“Humanity must perforce prey on itself.
Like monsters of the deep.”
hear two similar stories on the same day from India and Trinidad. The
first, a news report from the Times of India: In a backward village in
India (there are 600,000 villages in India) a man attempted to molest a
young girl. Her parents demanded justice at the panchayat (local
selfgovernment). It was decided by the villagers that his punishment
would be licking their spit off the ground. The villagers spat on the
ground. The man was forced to lick this spit. That night he committed
suicide, unable to deal with the humiliation.
The other, a story
from a policewoman: A woman from Chaguanas is brutalised by her husband.
She has a black eye from being bashed in the head. He hammers her and
then urinates on her. The woman wanders somewhere in Trinidad,
humiliated. The next day this happens to me:
A woman driver
appears from a side street and hits my bumper hard. My car gets a
scratch. I am shaken up but not damaged otherwise. She’s a bank worker
in some kind of wellpressed uniform. Not management. Thirtyish. Long
hair tied up in a ponytail. Boxy frame. Not from Port-of-Spain. Nasal
voice. Brown skin. Round face. We eye one another warily. I check my
car. There’s a scratch. I say to her: “It’s fine. It’s a scratch. Let’s
forget about the police station.
I’ll handle it. I
am shaken. Just say sorry, and let’s be on our way.” She refuses to
apologise —“I am not saying sorry” —even while she walks off, jumps in
her car and drives off; I stare disbelievingly. Asking her to say sorry
was like slapping her in the face. The stony set of her face reminded
me of many such moments. People actually flinch when asked to say
“Please,” “Thank you” and “Sorry.” As if they are being abused. Between
the damage of arrival and the fat off the oil boom, the words humility
and humiliation became interchangable. So saying “please” feels like
begging. “Sorry” feels like self-immolation. “Thank you” is about
feeling beholden. The words don’t equate with empathy, gratitude or
I have to remind
myself why I live here. We live amidst perpetual sunshine, rapacious
laughter, an Eden of green, endless childish diversions: a string of
public holidays, Christmas, Carnival, cricket. We are at heart, a hugely
talented, a deeply damaged people not given to introspection. We are
intuitively democratic— tolerant over religion, political allegiances,
race, colour, size. We are Zen-like, innately peaceful. The daily
murders have more to do with the temper tantrums of entitlement than a
studied hate crime. The woman with the poom poom shorts and hijab sit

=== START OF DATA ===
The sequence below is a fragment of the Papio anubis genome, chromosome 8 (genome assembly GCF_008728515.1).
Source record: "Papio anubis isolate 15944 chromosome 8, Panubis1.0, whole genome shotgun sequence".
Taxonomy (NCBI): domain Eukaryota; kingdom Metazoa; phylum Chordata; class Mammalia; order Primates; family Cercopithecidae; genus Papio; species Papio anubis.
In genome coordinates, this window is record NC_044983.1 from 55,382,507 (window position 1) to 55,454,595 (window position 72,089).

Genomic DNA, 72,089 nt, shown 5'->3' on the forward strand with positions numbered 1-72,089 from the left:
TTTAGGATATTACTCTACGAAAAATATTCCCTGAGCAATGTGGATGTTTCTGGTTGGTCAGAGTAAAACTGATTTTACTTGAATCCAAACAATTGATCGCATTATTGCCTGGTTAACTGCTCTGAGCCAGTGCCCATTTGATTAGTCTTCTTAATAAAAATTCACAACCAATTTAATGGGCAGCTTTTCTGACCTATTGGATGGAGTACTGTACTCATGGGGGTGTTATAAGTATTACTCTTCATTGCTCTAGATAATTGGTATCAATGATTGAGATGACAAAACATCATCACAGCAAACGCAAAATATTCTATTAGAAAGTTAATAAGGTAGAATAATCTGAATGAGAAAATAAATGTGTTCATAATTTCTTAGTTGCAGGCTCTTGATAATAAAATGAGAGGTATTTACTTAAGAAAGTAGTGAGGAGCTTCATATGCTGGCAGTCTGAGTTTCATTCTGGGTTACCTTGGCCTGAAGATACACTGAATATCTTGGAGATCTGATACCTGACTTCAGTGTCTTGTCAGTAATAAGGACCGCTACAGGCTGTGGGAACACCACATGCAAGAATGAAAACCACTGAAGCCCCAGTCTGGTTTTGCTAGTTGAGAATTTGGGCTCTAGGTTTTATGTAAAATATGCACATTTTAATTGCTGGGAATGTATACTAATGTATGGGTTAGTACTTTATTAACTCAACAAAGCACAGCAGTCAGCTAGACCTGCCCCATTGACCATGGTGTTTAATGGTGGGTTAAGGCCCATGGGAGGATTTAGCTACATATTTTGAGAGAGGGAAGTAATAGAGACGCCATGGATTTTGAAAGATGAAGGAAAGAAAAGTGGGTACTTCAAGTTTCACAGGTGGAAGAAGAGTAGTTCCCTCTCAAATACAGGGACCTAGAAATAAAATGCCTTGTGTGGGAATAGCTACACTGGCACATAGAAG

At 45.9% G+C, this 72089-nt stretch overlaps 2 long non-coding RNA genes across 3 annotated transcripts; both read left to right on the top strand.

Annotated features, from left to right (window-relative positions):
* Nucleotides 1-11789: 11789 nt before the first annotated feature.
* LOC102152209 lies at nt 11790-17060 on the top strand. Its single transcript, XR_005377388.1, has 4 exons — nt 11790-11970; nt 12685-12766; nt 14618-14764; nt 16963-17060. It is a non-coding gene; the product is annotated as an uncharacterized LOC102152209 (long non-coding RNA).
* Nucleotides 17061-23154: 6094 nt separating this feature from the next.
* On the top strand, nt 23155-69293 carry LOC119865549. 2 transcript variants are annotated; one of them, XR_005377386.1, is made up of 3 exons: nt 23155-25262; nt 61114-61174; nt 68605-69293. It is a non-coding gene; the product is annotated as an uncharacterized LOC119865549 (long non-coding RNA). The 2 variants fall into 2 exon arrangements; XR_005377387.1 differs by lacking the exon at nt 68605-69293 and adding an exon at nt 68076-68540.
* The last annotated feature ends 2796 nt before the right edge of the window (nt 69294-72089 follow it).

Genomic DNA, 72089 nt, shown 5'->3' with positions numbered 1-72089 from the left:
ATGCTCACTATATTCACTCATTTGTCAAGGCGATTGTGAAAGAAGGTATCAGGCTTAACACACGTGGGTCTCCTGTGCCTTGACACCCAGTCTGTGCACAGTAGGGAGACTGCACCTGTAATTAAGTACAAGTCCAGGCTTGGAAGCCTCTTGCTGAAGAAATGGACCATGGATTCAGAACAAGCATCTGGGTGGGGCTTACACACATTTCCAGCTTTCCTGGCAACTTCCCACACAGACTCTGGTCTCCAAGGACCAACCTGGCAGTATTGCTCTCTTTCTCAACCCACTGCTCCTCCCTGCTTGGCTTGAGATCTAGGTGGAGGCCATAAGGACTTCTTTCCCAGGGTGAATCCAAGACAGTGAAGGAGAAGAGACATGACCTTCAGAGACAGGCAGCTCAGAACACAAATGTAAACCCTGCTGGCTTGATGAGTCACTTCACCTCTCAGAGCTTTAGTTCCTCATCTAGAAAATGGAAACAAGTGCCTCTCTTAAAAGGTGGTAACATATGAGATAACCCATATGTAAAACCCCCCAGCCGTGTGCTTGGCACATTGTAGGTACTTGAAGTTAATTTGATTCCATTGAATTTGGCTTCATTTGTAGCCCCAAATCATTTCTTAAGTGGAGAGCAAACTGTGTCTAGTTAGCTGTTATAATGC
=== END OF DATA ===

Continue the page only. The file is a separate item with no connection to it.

side by side at a concert with equanimity. We are that.
Then there is the
elephant in the room. Outsiders observe primarily that we find the idea
of service humiliating (we fail to see the link between good business
and service); that our people (when not partying) are generally angry;
that obese and ill, we have turned towards ourselves.
Foreigners find us
• Why are traffic
laws not enforced?
• Why are some 40
per cent of you still functionally illiterate?
• Why is there no
confidence in public health institutions?
• Why is the
judicial system so slow?
• Why don’t the
police enforce laws?
• Why don’t you
• Why are your
obesity figures among the highest in the world?
• Who brings in the
drugs and guns and puts them in the hands of the illiterate?
• Why don’t people
keep their word, or time?
• Why do you not
have building codes despite the fact that you are at risk of hurricanes
• Why in such a
rich country with free tertiary education do so few of you,
proportionately, attend university?
• Why do you not
have a proper museum?
• Why do you only
have statues of entertainers around your city?
• Why don’t more
• Why don’t things
run on time?
• Why isn’t there a
proper plan to fix roads (other than texting a minister when there is a
• Why is there no
accountability across the board?
And finally, the
most cringe-worthy question:
• Why are people in
this country so easily diverted from the real questions by the spectacle
of costumed politicians who are clearly in the middle of a feeding
Coming back to the
woman from Chaguanas whose husband urinated on her, the man in India who
committed suicide after licking the spit of the villagers and the woman
who would rather die than say sorry: It’s a treble analogy for the state
of our country. The first is: we are a wounded, humiliated people,
urinated on by indentureship and slavery.
The second is: our
wounds, combined with loss of Old World civility and easy oil money,
have made us simultaneously arrogant, insecure and ignorant of the fact
that humility is a sign of great economic strength.
And finally: we,
the people, who have been made to lick the spit of politicians for some
50 years, are so rigid with anger and humiliation that we have shut
That’s why men feel
it’s nothing to urinate on a woman they’ve beaten up. And that’s why
women find it impossible to say sorry when they are wrong.